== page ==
The Zoning Board of Appeals has approved a dog training facility at 218 S. James St.
Kim Strong is moving her training business out of her Utica home and into the rear half of a brick-and-concrete building near the train tracks on the 200 block. Her application listed the request as a kennel, but she explained to the five-member volunteer board Wednesday that she will only board dogs that are being trained. There will be no boarding of animals for such things as when their owners are out of town, she said.
The plan is to put the office and kennel in the rear of the building, along with a isolated, ventilated dumpster for storage of waste that will include dog feces. There is a grassy area outside, which will be fenced in and serve as the training area.
The board approved a special use permit for the operation. It will be at the 1.45-acre parcel is owned by SG Rome. It is located in a C-3 commercial zone. The front of the first floor is occupied by Bayan Convenience Store & Cellular Phones.
The dog training site will also be headquarters for Justice of Lainey, an advocacy group created to bring awareness to the story of a neglected dog and to strengthen animal abuse and neglect laws. Lainey was a 4-year-old Austrian Shepherd mix rescued in Camden in May. After receiving around-the-clock care, Lainey succumbed to her injuries en route to an emergency veterinary clinic. Earlier this week, Ian M. West, of 29 Martin Court, Annsville, pleaded guilty to aggravated cruelty to an animal. Court officials said West agreed to a sentence of five years probation and community service when he is sentenced on Jan. 27.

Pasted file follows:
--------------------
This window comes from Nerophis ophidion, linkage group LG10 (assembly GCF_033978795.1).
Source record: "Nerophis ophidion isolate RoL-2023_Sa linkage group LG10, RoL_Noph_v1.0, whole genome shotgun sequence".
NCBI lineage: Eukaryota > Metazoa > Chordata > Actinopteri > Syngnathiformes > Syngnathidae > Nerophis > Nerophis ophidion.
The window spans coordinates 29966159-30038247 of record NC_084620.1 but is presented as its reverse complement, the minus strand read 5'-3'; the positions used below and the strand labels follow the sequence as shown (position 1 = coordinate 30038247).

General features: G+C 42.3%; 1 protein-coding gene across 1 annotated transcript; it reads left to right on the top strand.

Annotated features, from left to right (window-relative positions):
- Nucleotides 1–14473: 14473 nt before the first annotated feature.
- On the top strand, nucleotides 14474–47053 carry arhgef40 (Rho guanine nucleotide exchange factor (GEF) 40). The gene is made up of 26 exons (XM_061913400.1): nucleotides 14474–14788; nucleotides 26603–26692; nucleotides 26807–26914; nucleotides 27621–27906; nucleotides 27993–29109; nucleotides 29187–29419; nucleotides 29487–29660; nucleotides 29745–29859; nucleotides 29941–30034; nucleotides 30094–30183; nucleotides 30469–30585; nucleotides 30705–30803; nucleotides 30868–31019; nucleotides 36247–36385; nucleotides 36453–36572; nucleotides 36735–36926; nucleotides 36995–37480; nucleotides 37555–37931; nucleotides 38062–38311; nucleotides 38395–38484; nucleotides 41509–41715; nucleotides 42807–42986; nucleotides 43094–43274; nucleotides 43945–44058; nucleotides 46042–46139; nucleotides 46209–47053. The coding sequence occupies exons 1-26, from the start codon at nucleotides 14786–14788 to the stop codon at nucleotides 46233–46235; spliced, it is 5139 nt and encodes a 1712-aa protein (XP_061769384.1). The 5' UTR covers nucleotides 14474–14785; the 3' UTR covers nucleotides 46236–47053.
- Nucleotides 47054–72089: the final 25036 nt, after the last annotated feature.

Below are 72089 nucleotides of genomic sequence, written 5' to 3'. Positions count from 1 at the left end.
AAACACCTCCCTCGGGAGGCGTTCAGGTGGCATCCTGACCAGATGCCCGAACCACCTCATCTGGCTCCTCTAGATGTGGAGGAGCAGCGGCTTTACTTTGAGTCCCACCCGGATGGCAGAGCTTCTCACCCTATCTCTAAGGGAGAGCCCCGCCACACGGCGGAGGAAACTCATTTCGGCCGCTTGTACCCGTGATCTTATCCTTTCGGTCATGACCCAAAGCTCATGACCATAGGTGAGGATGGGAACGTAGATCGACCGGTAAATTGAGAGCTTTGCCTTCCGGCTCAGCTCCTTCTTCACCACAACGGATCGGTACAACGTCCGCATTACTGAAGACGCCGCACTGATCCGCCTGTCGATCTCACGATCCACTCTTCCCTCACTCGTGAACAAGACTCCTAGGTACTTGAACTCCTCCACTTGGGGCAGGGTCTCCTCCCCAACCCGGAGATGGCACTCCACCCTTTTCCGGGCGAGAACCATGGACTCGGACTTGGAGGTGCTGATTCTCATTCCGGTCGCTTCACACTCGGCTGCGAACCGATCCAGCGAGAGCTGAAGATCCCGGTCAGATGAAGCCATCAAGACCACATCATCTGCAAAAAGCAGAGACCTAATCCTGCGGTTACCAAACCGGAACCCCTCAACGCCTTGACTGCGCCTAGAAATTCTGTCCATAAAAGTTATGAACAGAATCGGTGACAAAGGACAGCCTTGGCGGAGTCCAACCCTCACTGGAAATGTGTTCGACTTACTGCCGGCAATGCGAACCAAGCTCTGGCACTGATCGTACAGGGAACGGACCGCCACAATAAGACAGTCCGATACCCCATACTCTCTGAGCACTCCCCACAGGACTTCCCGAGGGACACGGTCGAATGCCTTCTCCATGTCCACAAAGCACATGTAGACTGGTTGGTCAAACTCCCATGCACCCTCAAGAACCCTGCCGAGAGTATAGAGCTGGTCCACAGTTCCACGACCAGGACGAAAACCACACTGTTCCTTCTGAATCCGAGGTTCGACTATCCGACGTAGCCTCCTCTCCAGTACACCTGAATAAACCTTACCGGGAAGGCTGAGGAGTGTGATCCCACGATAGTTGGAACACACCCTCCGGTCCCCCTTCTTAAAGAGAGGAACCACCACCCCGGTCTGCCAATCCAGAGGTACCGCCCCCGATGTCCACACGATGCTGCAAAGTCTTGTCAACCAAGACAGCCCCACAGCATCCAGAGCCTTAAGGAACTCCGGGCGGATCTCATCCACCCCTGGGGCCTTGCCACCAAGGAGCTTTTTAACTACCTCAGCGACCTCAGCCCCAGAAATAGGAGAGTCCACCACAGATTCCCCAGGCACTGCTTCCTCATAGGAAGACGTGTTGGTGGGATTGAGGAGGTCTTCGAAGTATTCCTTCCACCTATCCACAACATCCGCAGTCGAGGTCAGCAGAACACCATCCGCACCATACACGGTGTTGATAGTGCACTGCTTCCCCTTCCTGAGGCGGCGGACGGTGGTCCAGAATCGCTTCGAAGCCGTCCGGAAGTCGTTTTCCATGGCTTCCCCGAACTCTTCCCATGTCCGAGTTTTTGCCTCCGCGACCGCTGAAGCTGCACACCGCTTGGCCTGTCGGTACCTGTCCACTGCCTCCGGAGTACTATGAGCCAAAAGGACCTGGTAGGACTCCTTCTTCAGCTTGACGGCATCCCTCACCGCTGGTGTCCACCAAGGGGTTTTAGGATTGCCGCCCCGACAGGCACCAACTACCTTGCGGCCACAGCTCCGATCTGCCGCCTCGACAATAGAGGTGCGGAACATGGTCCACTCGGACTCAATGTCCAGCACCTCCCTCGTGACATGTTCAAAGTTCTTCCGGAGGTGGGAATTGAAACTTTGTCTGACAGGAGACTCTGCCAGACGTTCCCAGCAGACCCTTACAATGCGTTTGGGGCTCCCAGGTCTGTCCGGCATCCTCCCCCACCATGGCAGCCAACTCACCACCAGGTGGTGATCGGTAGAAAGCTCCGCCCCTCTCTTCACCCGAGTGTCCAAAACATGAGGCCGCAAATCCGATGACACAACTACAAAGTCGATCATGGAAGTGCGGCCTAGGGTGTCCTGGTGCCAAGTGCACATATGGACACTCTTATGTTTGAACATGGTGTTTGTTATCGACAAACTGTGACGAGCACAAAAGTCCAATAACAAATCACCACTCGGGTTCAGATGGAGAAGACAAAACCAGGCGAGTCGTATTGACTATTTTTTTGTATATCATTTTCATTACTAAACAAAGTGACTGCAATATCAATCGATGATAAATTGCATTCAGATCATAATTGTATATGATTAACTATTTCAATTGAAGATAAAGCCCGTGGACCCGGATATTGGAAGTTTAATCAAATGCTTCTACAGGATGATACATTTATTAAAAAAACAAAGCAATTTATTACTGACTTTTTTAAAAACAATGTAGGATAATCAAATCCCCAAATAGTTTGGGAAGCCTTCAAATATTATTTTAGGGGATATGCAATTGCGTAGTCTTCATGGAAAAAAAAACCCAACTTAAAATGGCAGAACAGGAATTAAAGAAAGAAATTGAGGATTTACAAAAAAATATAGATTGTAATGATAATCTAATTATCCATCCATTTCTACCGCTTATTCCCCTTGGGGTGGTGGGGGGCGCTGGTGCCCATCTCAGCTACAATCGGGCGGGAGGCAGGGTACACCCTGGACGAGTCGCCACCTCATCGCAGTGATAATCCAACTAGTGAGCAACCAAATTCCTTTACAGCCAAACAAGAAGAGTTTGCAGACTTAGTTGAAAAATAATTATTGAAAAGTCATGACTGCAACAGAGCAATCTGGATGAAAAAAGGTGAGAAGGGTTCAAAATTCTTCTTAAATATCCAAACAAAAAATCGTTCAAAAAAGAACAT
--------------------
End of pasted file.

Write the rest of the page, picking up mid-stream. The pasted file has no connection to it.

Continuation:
The training operation will keep dogs overnights for one to two weeks at a time, with several training sessions each day, said Strong. The dogs will never be outside unsupervised, she said. The site will be staffed 24 hours a day, seven days a week. She said she intends to typically have six to eight dogs on site at one time, though it could be as many as a dozen.
The use was approved 4-1, with member Thomas Roman voting against it. Each member who voted in support noted their initial apprehension with a kennel, but said they changed their minds after hearing the more detailed plans.
Board Chair Joseph Mellace noted that the criteria for a special use permit includes the requirement that it be suitable for the neighborhood, which is commercial. It is also a brick-and-concrete building that baffles noises well. It also has adequate parking, he noted, and the business should not create traffic problems. "I don’t feel comfortable putting that facility in downtown Rome," Roman said of his vote against the plan.